I have a GUI of keyboard buttons in the screen with SDL. The buttons are images. If I mouse clicked the area inside the button, the corresponding button in the screen blinks. The buttons of alphabet, month or numbers weren't showed at the same time. There's an enumeration state of ALPHA, MONTH and NUMS for the current one being showed and active in the screen. Beside that, it will add a char to a string data. The data themself are consisting of 4 input textbox with each input box declaring a spesific state (let's call it NAME, MONTH, DAY, and YEAR. In the object that handles the data, there's a bitmap font to show it in the screen. And the last object is a blinking cursor like in a text editor. So basicaly I'm trying to make a similar UI like MFC but in SDL.

    Here's what I've done (BTW, I'll just show you only the declaration of methods because the implementation of the methods are too many to write. Let's just assume that they worked because, well, they were. ):

    The class for keyboard buttons
    Code:
    class CKeyboard
    {
    private:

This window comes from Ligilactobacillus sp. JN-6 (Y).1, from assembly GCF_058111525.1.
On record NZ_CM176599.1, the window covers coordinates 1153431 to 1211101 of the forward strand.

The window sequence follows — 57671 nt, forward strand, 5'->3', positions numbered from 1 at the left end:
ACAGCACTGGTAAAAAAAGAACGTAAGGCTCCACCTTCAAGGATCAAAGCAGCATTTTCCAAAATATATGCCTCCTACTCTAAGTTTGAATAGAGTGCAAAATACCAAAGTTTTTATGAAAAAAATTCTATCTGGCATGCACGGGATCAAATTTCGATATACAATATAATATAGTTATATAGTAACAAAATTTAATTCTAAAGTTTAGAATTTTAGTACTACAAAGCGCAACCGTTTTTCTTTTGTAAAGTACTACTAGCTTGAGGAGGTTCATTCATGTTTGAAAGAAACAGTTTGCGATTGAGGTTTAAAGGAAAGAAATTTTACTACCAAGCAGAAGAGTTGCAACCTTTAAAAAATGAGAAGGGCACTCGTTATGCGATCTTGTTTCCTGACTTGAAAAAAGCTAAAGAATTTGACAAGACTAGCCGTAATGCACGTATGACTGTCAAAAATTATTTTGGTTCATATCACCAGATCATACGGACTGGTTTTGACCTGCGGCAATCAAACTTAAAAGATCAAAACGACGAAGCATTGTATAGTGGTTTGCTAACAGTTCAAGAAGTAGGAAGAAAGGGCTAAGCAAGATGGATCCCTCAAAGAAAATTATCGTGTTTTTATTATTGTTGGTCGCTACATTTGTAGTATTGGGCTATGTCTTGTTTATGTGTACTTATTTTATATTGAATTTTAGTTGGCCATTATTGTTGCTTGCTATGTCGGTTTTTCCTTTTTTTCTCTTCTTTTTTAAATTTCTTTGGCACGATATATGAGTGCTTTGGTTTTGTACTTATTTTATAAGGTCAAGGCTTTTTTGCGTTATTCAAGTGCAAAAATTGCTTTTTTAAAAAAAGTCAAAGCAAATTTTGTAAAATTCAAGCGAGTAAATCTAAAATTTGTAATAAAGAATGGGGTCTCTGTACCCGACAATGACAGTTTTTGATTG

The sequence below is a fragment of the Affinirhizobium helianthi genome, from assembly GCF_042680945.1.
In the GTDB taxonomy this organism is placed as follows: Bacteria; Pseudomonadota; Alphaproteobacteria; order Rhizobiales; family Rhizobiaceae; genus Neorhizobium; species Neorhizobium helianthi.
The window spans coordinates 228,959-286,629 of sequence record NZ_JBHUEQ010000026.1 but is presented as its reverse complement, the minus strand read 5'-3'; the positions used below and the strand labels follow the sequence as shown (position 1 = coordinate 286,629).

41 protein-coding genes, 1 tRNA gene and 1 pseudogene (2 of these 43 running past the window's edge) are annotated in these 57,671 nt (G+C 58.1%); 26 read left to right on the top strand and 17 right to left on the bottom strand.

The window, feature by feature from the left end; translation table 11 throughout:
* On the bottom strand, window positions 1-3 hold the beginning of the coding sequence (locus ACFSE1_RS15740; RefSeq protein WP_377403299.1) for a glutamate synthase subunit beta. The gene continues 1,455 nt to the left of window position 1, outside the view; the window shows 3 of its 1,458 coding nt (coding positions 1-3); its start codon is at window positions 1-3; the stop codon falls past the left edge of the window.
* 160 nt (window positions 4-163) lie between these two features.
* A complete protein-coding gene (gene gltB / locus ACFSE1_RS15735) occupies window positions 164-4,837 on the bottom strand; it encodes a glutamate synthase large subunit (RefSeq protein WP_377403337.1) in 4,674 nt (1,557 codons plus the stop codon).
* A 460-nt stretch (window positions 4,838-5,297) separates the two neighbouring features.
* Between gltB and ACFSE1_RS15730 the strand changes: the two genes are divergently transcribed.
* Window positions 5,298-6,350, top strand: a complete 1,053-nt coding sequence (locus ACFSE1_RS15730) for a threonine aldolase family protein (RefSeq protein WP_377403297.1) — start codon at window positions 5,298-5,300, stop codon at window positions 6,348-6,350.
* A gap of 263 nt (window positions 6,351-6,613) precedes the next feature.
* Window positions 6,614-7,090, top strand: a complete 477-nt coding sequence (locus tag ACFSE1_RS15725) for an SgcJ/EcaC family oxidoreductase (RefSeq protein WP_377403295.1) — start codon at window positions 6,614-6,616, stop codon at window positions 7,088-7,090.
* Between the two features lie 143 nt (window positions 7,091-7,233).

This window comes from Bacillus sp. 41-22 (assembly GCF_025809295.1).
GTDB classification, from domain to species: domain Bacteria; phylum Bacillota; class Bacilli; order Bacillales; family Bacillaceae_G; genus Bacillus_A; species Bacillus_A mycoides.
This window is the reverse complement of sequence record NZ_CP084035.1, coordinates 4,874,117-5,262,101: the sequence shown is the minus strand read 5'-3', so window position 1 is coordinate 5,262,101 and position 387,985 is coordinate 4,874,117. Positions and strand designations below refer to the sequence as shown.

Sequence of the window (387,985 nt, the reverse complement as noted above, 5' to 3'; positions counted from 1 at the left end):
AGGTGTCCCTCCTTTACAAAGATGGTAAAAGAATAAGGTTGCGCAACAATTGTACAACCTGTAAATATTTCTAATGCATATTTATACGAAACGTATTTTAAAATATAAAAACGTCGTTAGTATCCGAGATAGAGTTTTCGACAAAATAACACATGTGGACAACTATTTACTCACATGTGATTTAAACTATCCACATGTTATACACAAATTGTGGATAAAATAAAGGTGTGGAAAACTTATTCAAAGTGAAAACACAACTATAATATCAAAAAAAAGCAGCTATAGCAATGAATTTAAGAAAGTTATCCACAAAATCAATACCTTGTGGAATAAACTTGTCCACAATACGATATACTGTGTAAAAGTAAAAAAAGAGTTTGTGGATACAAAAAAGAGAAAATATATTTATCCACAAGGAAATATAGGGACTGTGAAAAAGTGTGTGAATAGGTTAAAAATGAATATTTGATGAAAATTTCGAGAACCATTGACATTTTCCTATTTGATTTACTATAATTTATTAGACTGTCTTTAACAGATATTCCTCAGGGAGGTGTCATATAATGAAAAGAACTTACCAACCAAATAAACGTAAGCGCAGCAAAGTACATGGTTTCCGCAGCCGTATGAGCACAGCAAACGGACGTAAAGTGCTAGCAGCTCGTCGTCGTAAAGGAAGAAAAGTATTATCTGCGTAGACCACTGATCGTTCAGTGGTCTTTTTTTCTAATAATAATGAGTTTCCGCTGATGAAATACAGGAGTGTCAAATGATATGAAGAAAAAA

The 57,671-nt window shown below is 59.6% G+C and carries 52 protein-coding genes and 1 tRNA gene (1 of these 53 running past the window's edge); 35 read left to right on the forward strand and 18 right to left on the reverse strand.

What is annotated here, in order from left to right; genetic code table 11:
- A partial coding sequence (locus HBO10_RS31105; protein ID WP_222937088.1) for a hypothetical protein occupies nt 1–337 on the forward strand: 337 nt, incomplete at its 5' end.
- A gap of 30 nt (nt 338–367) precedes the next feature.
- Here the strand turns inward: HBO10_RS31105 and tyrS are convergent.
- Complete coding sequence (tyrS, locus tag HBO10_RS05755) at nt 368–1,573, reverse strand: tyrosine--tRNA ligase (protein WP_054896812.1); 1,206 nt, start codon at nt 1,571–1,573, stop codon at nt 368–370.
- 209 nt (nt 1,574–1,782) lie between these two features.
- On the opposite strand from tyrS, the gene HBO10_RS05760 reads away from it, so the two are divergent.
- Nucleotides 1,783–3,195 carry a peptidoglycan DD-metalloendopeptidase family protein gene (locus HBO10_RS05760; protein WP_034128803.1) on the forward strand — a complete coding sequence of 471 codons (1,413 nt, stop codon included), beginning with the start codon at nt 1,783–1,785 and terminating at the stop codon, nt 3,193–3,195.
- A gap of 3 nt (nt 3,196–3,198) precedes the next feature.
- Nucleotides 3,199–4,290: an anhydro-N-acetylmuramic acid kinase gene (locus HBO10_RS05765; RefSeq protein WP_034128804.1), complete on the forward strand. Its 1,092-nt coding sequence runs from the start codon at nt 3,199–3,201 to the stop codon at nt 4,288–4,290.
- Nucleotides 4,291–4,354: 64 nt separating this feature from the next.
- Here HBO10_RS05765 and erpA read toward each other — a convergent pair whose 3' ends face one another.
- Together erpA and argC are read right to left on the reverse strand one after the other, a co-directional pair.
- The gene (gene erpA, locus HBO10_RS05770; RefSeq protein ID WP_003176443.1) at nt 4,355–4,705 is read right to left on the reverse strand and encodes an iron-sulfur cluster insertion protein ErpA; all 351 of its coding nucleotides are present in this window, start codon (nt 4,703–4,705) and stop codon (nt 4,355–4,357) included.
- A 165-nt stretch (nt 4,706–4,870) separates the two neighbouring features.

std::map <char, CSprites *> mButtonsMap; //The map of buttons sprites
      int mState; //ALPHA, MONTH and NUM state;
    public:
      CKeyboard(); //Constructor. This is were we instantiated the buttons and put it in the map.
      ~CKeyboard(); //Destructor
      char checkClickArea(int xx, int yy); //Checks the click area for a button. Returned the char of the button if successful, or NULL if there's no button in the area. The area depends on the current active state.
      void blinkButton(char button); //Blinking animation of the button  
      void setState(int state); //Set the active state
    };
    The class for character data
    Code:
    class CCharacterData
    {
    private:
      CBitmapFont *mFont; //The current bitmap font
      CSprites *mMonthSprite; //Image representation of the month
      std::string mName; /Name
      int mMonth; //Month: 1 - 12
      std::string mDay; //Age
      std::string mYear; //Job